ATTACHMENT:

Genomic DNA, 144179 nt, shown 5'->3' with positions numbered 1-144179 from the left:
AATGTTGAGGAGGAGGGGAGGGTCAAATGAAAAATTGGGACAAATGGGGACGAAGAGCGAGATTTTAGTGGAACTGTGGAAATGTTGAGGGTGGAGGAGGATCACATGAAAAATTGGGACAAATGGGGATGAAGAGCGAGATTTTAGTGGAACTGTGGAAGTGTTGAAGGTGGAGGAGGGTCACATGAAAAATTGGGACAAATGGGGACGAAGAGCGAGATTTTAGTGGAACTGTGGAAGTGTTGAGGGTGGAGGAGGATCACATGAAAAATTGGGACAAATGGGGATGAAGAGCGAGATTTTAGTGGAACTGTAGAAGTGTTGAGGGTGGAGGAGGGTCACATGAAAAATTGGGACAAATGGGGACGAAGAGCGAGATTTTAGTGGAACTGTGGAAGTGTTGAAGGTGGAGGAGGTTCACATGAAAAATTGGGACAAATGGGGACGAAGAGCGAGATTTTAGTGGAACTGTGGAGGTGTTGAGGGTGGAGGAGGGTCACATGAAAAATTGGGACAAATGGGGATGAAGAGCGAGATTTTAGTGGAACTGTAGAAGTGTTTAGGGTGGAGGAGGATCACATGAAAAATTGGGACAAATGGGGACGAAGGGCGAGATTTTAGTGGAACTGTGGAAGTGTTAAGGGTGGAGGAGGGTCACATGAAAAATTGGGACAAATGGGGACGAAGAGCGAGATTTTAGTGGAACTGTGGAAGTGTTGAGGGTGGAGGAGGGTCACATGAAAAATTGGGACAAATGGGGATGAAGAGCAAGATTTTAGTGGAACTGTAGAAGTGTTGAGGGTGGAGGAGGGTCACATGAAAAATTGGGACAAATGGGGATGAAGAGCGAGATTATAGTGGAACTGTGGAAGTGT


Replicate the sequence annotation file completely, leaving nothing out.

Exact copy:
Genomic DNA, 144179 nt, shown 5'->3' with positions numbered 1-144179 from the left:
AATGTTGAGGAGGAGGGGAGGGTCAAATGAAAAATTGGGACAAATGGGGACGAAGAGCGAGATTTTAGTGGAACTGTGGAAATGTTGAGGGTGGAGGAGGATCACATGAAAAATTGGGACAAATGGGGATGAAGAGCGAGATTTTAGTGGAACTGTGGAAGTGTTGAAGGTGGAGGAGGGTCACATGAAAAATTGGGACAAATGGGGACGAAGAGCGAGATTTTAGTGGAACTGTGGAAGTGTTGAGGGTGGAGGAGGATCACATGAAAAATTGGGACAAATGGGGATGAAGAGCGAGATTTTAGTGGAACTGTAGAAGTGTTGAGGGTGGAGGAGGGTCACATGAAAAATTGGGACAAATGGGGACGAAGAGCGAGATTTTAGTGGAACTGTGGAAGTGTTGAAGGTGGAGGAGGTTCACATGAAAAATTGGGACAAATGGGGACGAAGAGCGAGATTTTAGTGGAACTGTGGAGGTGTTGAGGGTGGAGGAGGGTCACATGAAAAATTGGGACAAATGGGGATGAAGAGCGAGATTTTAGTGGAACTGTAGAAGTGTTTAGGGTGGAGGAGGATCACATGAAAAATTGGGACAAATGGGGACGAAGGGCGAGATTTTAGTGGAACTGTGGAAGTGTTAAGGGTGGAGGAGGGTCACATGAAAAATTGGGACAAATGGGGACGAAGAGCGAGATTTTAGTGGAACTGTGGAAGTGTTGAGGGTGGAGGAGGGTCACATGAAAAATTGGGACAAATGGGGATGAAGAGCAAGATTTTAGTGGAACTGTAGAAGTGTTGAGGGTGGAGGAGGGTCACATGAAAAATTGGGACAAATGGGGATGAAGAGCGAGATTATAGTGGAACTGTGGAAGTGT